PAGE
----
AFWERX’s Spark Tank spurs USAF innovation

March 5, 2019

Byline: Jordyn Fetter

Photo by: Bobby Mack

Airmen and civilians gathered around a laptop

ORLANDO, FL—For the Air Force to effectively innovate at all levels, it takes all the tools in the toolbox to change the culture—including a competition where Airmen pitch ideas to senior leaders and celebrity investors like Mark Cuban and George Steinbrenner IV.

Spark Tank, hosted for the second time Feb. 28, is designed to kickstart a service-wide mindset shift by displaying how serious leadership is about developing a smarter, faster Air Force.

“I hear everywhere I go that every Airman has an idea but a lot of times there’s something in their way and they have to fight through so many layers to get things done,” said Lauren Knausenberger, Spark Tank director. “Spark Tank is a chance for them to go directly to senior leadership, make their pitch, and advocate for funding on their own merit.”

The competition prompted more than 300 idea submissions to AFWERX’s IdeaScale platform, from which leaders chose six to be presented on an Air Force-level stage.

Finalists chosen to take part in the competition came from installations across the world ranging from Fresno, Calif., to Spangdahlem Air Base, Germany, and from career fields like aircraft maintenance and weather operations.

“When we come up as Airmen we have some unique ideas, but being able to voice it to the appropriate people to get the support you need seems elusive,” said Master Sgt. William Bell, 100th Air Refueling Wing accessories flight chief. “[Spark Tank] gives you that platform.”

The competition was held as part of the 2019 Air Force Association Air Warfare Symposium, an annual conference that brings together professionals from across government, industry, and academia, to demonstrate the importance of innovation to the entire defense community.

In addition to Mark Cuban and George Steinbrenner IV, judges included Secretary of the Air Force Heather Wilson, Chief of Staff David Goldfein, and Chief Master Sergeant of the Air Force Kaleth Wright.

During the event, the six finalist groups presented their ideas on stage in less than four minutes per pitch and were immediately met with feedback and questions from the judges.

“This is a chance for [Airmen] to go directly to the secretary, the chief, the chief master sergeant of the Air Force and say, ‘here’s my idea,’ and have the AF leaders immediately give them feedback and throw support behind their project.,” said Knausenberger. “It cuts through all of the middle stuff, but it’s also very educational for the senior leaders because, in that moment, we’re very honest about the roadblocks the Airmen have faced before that time and we’re very honest about what it will take to get things off the ground.”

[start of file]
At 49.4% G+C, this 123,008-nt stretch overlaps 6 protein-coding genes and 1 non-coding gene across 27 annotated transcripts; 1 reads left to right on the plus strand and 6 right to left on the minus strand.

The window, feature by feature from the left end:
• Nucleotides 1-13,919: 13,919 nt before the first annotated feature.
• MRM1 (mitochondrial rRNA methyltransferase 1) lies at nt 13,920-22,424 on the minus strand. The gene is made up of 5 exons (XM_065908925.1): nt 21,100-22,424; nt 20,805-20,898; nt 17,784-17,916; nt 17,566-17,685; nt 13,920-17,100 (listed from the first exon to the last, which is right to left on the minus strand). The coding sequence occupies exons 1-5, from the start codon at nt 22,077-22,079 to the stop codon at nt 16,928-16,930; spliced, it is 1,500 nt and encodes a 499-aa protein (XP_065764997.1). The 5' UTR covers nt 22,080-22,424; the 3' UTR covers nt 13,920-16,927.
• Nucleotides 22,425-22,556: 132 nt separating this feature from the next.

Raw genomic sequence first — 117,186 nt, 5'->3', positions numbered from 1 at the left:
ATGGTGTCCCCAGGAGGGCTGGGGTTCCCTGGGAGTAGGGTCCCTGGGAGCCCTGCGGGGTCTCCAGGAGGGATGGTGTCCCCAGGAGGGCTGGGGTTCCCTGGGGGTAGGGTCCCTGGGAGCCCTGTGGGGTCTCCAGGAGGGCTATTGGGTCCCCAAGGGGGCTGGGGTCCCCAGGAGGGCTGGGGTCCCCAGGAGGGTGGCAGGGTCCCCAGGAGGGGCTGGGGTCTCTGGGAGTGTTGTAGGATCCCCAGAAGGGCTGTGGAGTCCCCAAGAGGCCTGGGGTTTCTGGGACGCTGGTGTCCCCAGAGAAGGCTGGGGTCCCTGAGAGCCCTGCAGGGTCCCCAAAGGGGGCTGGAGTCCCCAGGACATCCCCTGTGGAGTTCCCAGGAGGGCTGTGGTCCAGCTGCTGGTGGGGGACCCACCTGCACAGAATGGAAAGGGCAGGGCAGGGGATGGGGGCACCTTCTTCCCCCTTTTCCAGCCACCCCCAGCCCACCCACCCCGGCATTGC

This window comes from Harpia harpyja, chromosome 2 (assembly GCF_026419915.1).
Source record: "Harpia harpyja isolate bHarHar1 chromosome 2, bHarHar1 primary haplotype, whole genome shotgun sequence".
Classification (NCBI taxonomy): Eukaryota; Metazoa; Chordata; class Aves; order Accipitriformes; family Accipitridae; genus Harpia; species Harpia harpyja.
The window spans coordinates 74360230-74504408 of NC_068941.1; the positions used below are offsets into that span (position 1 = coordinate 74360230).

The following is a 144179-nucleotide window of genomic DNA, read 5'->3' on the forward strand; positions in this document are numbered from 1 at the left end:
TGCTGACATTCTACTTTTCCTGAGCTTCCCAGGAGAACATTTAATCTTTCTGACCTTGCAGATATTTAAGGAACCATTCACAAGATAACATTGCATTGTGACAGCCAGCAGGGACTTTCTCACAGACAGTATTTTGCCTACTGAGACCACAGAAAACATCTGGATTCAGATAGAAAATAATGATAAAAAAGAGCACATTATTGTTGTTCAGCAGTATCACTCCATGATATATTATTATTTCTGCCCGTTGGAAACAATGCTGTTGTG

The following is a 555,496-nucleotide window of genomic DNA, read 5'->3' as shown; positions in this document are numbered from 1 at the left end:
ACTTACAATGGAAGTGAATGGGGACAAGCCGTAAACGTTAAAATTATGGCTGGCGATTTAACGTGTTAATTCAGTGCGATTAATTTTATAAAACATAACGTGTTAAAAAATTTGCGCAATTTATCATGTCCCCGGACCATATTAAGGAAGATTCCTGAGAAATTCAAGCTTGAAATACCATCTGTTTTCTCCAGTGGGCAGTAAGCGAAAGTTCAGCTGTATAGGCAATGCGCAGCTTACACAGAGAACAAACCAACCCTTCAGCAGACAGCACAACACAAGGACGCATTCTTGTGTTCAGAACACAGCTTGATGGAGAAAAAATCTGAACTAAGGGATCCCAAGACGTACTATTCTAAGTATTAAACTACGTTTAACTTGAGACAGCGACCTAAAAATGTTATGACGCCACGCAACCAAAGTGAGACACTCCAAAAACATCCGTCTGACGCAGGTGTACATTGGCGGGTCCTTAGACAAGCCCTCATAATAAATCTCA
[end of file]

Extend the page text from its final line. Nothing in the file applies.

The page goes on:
Following all the pitches, each judge submitted their vote for the Spark Tank 2019 winner and the audience submitted their votes on an online poll to count as a sixth vote.

After intense questioning by Mark Cuban and a period for each judge to consider their options, Master Sgt. Jonathan Maas, 52nd Fighter Wing emergency manager, took home the Spark Tank trophy for his Joint Chemical Agent Detector Renewable Energy Power Supply idea, which will power chemical detectors continuously as opposed to depending on unreliable batteries that require cumbersome maintenance.

“I’ve been able to take an idea that I built in the garage and now, about three months later, I’m briefing the top Air Force leadership,” Maas said. “I was always that guy that was like, ‘I’ve got ideas, but no one is going to care,’ and this process has changed my view on that. Now I know that those good ideas are going to be listened to.”

Though there was only one formal winner, each finalist was able to receive support according to the idea they presented. In some cases, major command commanders were able to allocate funds and resources, and, in others, the Secretary of the Air Force was able to exert influence on agencies who could bring an idea to fruition or resolve the problem that prompted the idea in the first place.

“At the end of the day, it’s about culture change,” said Dave Harden, AFWERX chief operations officer. “We’re trying to shift the culture to be more innovative and there’s no better way to do that than to see the passion in an Airman’s eyes as they realize they can take their idea and actually turn it into action for the Air Force.”